Looking for big ‘fry’: The motives and methods of middle-class international property investors

Hang Kei Ho, Rowland Atkinson

Forskningsoutput: TidskriftsbidragArtikelVetenskapligPeer review

Sammanfattning

Anxieties about the effects of international property investment in world cities like London have mainly focused on super-rich investors and corporate vehicles that have generated price inflation of assets and accelerated exclusion from an already expensive market. In fact, many international investors in the city’s housing market are middle-class individuals, and focusing on Hong Kong as an emblematic example of such processes, we examine their motives and the products offered to them by important investment intermediaries. We find that an important rationale for these investments lies in local class-based uncertainties and existential anxieties concerning the future of Hong Kong itself. We focus on the cultural roots of these investor rationalities but also consider the role of investment intermediaries who have helped bolster confidence while shielding investors from the consequences of their aggregated market power – concerns in London over household displacement from foreign investment. We suggest that what may seem to be the predatory search to ‘fry’ property (炒樓), a Hongkonger colloquialism referring to the search for high performing investments, should also be understood as actions anchored in and generated by the habitus of the Hong Kong middle class whose lives have been moulded by historical geopolitical uncertainty and worries about its longer-term social positioning and security.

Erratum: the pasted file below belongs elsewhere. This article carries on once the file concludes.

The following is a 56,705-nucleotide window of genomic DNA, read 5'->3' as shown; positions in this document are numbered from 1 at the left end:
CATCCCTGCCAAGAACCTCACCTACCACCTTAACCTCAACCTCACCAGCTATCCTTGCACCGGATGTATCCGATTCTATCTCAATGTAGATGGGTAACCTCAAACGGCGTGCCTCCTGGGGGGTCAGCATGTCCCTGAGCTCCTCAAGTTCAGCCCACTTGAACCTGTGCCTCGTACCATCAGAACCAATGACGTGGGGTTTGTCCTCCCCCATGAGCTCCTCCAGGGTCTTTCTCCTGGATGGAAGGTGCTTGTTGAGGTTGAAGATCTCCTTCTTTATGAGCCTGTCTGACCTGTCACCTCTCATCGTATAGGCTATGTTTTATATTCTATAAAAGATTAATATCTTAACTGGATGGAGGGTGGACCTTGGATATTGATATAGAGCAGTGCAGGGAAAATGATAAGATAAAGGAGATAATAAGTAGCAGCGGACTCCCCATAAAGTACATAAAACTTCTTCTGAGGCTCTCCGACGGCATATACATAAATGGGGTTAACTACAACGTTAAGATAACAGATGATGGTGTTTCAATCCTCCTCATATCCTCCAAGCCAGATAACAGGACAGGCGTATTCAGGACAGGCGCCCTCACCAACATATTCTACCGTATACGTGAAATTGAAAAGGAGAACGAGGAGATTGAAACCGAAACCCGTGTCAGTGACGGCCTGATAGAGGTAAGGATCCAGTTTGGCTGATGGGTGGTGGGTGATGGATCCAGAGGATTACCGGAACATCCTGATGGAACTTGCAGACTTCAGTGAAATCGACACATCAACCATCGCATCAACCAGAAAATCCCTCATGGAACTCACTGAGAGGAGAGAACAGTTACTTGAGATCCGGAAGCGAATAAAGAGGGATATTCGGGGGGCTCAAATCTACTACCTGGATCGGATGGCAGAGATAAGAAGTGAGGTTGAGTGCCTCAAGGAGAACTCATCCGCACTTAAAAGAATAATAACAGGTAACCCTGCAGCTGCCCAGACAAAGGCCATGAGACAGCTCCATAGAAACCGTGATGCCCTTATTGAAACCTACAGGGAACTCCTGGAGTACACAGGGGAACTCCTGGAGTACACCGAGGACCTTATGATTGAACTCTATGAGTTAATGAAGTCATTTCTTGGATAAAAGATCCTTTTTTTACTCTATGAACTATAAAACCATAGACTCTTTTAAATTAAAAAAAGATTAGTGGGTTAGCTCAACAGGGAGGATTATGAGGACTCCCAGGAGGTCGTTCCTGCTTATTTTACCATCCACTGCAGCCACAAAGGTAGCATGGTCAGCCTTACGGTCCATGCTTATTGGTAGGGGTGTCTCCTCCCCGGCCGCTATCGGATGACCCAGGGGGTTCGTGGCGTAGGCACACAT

Originalspråkengelska
TidskriftUrban Studies
Volym55
Utgåva9
Sidor (från-till)2040-2056
Antal sidor17
ISSN0042-0980
DOI
StatusPublicerad - 1 juli 2018
Externt publiceradJa
MoE-publikationstypA1 Tidskriftsartikel-refererad

Vetenskapsgrenar

  • 5141 Sociologi

Citera det här